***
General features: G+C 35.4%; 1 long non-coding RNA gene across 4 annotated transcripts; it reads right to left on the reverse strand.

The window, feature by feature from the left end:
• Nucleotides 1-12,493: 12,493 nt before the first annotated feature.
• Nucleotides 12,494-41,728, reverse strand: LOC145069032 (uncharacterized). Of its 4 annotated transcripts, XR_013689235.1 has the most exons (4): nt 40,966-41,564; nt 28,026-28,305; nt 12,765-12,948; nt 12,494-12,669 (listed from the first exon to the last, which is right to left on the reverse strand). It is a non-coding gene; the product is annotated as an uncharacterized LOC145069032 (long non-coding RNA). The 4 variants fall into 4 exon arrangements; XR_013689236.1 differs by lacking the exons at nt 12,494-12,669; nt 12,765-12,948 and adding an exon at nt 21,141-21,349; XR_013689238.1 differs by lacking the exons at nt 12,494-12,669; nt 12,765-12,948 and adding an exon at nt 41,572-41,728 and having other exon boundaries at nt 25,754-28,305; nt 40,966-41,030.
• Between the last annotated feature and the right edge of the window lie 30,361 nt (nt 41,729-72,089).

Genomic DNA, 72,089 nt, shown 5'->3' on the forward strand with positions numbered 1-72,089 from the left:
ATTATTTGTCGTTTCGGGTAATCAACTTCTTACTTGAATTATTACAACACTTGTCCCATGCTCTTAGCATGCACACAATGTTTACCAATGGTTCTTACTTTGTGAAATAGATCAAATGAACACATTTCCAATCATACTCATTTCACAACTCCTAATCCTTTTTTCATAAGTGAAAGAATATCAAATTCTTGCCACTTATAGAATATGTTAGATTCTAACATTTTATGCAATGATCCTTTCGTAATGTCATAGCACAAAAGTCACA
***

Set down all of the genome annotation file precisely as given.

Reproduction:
General features: G+C 35.4%; 1 long non-coding RNA gene across 4 annotated transcripts; it reads right to left on the reverse strand.

The window, feature by feature from the left end:
• Nucleotides 1-12,493: 12,493 nt before the first annotated feature.
• Nucleotides 12,494-41,728, reverse strand: LOC145069032 (uncharacterized). Of its 4 annotated transcripts, XR_013689235.1 has the most exons (4): nt 40,966-41,564; nt 28,026-28,305; nt 12,765-12,948; nt 12,494-12,669 (listed from the first exon to the last, which is right to left on the reverse strand). It is a non-coding gene; the product is annotated as an uncharacterized LOC145069032 (long non-coding RNA). The 4 variants fall into 4 exon arrangements; XR_013689236.1 differs by lacking the exons at nt 12,494-12,669; nt 12,765-12,948 and adding an exon at nt 21,141-21,349; XR_013689238.1 differs by lacking the exons at nt 12,494-12,669; nt 12,765-12,948 and adding an exon at nt 41,572-41,728 and having other exon boundaries at nt 25,754-28,305; nt 40,966-41,030.
• Between the last annotated feature and the right edge of the window lie 30,361 nt (nt 41,729-72,089).

Genomic DNA, 72,089 nt, shown 5'->3' on the forward strand with positions numbered 1-72,089 from the left:
ATTATTTGTCGTTTCGGGTAATCAACTTCTTACTTGAATTATTACAACACTTGTCCCATGCTCTTAGCATGCACACAATGTTTACCAATGGTTCTTACTTTGTGAAATAGATCAAATGAACACATTTCCAATCATACTCATTTCACAACTCCTAATCCTTTTTTCATAAGTGAAAGAATATCAAATTCTTGCCACTTATAGAATATGTTAGATTCTAACATTTTATGCAATGATCCTTTCGTAATGTCATAGCACAAAAGTCACA